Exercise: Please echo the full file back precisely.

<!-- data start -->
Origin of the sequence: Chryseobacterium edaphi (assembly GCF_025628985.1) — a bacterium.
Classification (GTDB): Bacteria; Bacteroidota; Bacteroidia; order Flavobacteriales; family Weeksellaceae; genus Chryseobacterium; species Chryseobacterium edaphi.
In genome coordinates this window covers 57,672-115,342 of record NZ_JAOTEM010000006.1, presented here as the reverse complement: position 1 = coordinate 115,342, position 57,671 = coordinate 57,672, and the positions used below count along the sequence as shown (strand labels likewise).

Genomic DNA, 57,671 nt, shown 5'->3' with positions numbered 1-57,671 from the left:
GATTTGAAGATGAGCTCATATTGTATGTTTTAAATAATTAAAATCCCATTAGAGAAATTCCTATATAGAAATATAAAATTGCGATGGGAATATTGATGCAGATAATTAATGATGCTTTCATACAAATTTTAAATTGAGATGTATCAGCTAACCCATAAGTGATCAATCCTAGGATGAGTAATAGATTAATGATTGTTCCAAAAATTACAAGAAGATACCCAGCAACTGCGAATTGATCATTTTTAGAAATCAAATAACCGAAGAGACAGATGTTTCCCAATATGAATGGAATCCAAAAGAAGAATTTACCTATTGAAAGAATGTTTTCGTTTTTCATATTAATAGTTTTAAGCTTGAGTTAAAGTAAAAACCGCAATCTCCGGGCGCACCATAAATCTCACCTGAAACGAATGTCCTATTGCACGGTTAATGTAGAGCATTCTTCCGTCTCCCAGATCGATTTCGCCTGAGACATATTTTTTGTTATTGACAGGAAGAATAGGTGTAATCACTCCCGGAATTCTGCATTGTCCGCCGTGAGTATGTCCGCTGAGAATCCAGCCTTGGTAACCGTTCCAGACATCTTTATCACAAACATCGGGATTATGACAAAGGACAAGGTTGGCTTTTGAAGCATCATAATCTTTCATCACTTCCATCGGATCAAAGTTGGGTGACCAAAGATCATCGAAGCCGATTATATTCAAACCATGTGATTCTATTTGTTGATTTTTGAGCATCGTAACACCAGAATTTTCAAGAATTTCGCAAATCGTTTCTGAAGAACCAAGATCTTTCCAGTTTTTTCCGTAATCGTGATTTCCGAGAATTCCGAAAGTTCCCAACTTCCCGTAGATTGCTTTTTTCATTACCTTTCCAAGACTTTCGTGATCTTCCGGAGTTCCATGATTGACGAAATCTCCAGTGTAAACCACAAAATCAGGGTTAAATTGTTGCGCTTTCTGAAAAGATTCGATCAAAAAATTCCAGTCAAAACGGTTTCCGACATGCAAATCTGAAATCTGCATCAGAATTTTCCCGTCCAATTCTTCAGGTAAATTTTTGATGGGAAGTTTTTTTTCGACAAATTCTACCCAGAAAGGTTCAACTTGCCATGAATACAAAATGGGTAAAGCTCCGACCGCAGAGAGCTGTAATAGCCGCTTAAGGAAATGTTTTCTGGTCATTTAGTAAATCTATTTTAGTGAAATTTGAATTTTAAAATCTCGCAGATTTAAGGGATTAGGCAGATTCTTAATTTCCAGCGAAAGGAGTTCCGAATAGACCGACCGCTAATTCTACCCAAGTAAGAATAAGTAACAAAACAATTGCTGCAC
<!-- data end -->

Origin of the sequence: Chryseobacterium edaphi (assembly GCF_025628985.1) — a bacterium.
Classification (GTDB): Bacteria; Bacteroidota; Bacteroidia; order Flavobacteriales; family Weeksellaceae; genus Chryseobacterium; species Chryseobacterium edaphi.
In genome coordinates this window covers 57,672-115,342 of record NZ_JAOTEM010000006.1, presented here as the reverse complement: position 1 = coordinate 115,342, position 57,671 = coordinate 57,672, and the positions used below count along the sequence as shown (strand labels likewise).

Genomic DNA, 57,671 nt, shown 5'->3' with positions numbered 1-57,671 from the left:
GATTTGAAGATGAGCTCATATTGTATGTTTTAAATAATTAAAATCCCATTAGAGAAATTCCTATATAGAAATATAAAATTGCGATGGGAATATTGATGCAGATAATTAATGATGCTTTCATACAAATTTTAAATTGAGATGTATCAGCTAACCCATAAGTGATCAATCCTAGGATGAGTAATAGATTAATGATTGTTCCAAAAATTACAAGAAGATACCCAGCAACTGCGAATTGATCATTTTTAGAAATCAAATAACCGAAGAGACAGATGTTTCCCAATATGAATGGAATCCAAAAGAAGAATTTACCTATTGAAAGAATGTTTTCGTTTTTCATATTAATAGTTTTAAGCTTGAGTTAAAGTAAAAACCGCAATCTCCGGGCGCACCATAAATCTCACCTGAAACGAATGTCCTATTGCACGGTTAATGTAGAGCATTCTTCCGTCTCCCAGATCGATTTCGCCTGAGACATATTTTTTGTTATTGACAGGAAGAATAGGTGTAATCACTCCCGGAATTCTGCATTGTCCGCCGTGAGTATGTCCGCTGAGAATCCAGCCTTGGTAACCGTTCCAGACATCTTTATCACAAACATCGGGATTATGACAAAGGACAAGGTTGGCTTTTGAAGCATCATAATCTTTCATCACTTCCATCGGATCAAAGTTGGGTGACCAAAGATCATCGAAGCCGATTATATTCAAACCATGTGATTCTATTTGTTGATTTTTGAGCATCGTAACACCAGAATTTTCAAGAATTTCGCAAATCGTTTCTGAAGAACCAAGATCTTTCCAGTTTTTTCCGTAATCGTGATTTCCGAGAATTCCGAAAGTTCCCAACTTCCCGTAGATTGCTTTTTTCATTACCTTTCCAAGACTTTCGTGATCTTCCGGAGTTCCATGATTGACGAAATCTCCAGTGTAAACCACAAAATCAGGGTTAAATTGTTGCGCTTTCTGAAAAGATTCGATCAAAAAATTCCAGTCAAAACGGTTTCCGACATGCAAATCTGAAATCTGCATCAGAATTTTCCCGTCCAATTCTTCAGGTAAATTTTTGATGGGAAGTTTTTTTTCGACAAATTCTACCCAGAAAGGTTCAACTTGCCATGAATACAAAATGGGTAAAGCTCCGACCGCAGAGAGCTGTAATAGCCGCTTAAGGAAATGTTTTCTGGTCATTTAGTAAATCTATTTTAGTGAAATTTGAATTTTAAAATCTCGCAGATTTAAGGGATTAGGCAGATTCTTAATTTCCAGCGAAAGGAGTTCCGAATAGACCGACCGCTAATTCTACCCAAGTAAGAATAAGTAACAAAACAATTGCTGCAC